At least 13 people were killed and 36 others were wounded when gunmen attacked the American University of Afghanistan in Kabul, Afghan officials said early Thursday.
Photo attributed to the attack on American University of Afghanistan in Kabul pic.twitter.com/EVunzOpyd3— KAZEMI, Mustafa (@CombatJourno) August 24, 2016
Approximately 12 hours after the attack began Wednesday evening, Kabul police chief Abdul Rahman Rahimi said that about 700 students had been rescued from the university compound. The State Department announced Thursday no Americans were killed or wounded.
#AFG A police CDR Kabul's rapid reaction force "We're dealing with a complex attack inside the American university.Special forces en route".— Bilal Sarwary (@bsarwary) August 24, 2016
Details on the victims were not immediately available, but Hedayatullah Stanikzai, an official with the Ministry of Public Health, said a guard employed by the university was among the dead. Reuters reported that both gunmen involved in the assault were also killed.
There were no immediate claims of responsibility for the attack on the university, which was established in 2006 to offer liberal arts courses modeled on the U.S. system, and has more than 1,000 students currently enrolled.
Witnesses said the gunmen got into the university despite tight security measures, including armed guards and watchtowers.
I finished my class and was about to leave when I heard a few gunshots and a huge explosion, followed by more gunfire," student Ahmad Mukhtar told Reuters. "I ran toward the emergency exit with other students, climbed the wall and jumped outside."
Another student described jumping out of a second-floor window in an attempt to escape the attack.
"Many students jumped from the second floor, some broke their legs and some hurt their head trying to escape," said Abdullah Fahimi, a student who injured his ankle making the leap.
Dozens of students and foreign staffers who could not get away barricaded themselves inside classrooms and safe rooms.
Associated Press photographer Massoud Hossaini was in a classroom with 15 students when he heard an explosion on the southern flank of the campus.
"I went to the window to see what was going on, and I saw a person in normal clothes outside. He shot at me and shattered the glass," Hossaini said, adding that he fell on the glass and cut his hands.
The students then barricaded themselves inside the classroom, pushing chairs and desks against the door, and staying on the floor. Hossaini said at least two grenades were thrown into the classroom, wounding several of his classmates.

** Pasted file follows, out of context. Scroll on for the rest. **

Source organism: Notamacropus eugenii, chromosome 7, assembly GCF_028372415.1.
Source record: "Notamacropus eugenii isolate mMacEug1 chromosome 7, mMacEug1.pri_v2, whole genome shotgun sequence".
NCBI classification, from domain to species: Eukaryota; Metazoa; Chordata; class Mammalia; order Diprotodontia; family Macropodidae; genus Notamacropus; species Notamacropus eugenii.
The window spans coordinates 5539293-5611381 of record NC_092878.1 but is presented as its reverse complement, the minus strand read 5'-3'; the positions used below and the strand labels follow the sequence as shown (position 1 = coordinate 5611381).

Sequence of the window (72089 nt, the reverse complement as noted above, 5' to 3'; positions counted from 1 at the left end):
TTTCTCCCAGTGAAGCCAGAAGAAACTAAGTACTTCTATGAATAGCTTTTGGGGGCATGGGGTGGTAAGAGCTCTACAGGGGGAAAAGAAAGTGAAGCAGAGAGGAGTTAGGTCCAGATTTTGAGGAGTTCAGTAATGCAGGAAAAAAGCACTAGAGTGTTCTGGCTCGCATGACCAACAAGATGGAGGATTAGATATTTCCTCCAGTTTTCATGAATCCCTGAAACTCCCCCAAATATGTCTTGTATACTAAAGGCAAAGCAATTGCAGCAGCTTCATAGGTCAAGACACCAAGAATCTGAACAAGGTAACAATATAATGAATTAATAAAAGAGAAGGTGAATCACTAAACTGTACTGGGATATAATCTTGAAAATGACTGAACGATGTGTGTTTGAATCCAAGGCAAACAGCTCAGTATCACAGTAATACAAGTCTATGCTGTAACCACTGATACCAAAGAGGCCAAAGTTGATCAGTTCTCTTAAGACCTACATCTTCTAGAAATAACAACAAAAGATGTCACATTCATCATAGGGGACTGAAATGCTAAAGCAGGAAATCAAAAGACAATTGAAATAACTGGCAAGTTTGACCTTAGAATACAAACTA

Hossaini and about nine students later managed to escape from the campus through an emergency gate.
"As we were running I saw someone lying on the ground face down, they looked like they had been shot in the back," he said.
Hossaini and the other students took refuge in a residential house near the campus, and were later safely evacuated by Afghan security forces.
Dejan Panic, the program director at Kabul's Emergency Hospital, said 18 people wounded in the attack, including five women, had been admitted. He said three were "seriously" wounded, probably from automatic gunfire.
A car bomb had exploded outside a school for the blind next door before at least one attacker fired at the university campus from that school building, a police officer at the scene told The New York Times.
The U.S. Embassy was working to account for all of its personnel, State Department spokeswoman Elizabeth Trudeau told reporters. She said the State Department condemned the attack.
The U.S. military was assisting Afghan forces who responded to the attack, U.S. Army Colonel Michael T. Lawhorn told Fox News. "These advisors are not taking a combat role, but advising their Afghan counterparts."
The attack was the second time in less than three weeks that the American University has been targeted by militants.
Two of its professors were kidnapped at gunpoint in Kabul on August 7. The professors were identified as Kevin King, an American, and Timothy Weeks from Australia. Men in military uniforms reportedly abducted them as they traveled between the campus and their home in Kabul. The professors' whereabouts are unclear.
Fox News' Rich Edson, Conor Powell, Lucas Tomlinson and The Associated Press contributed to this report.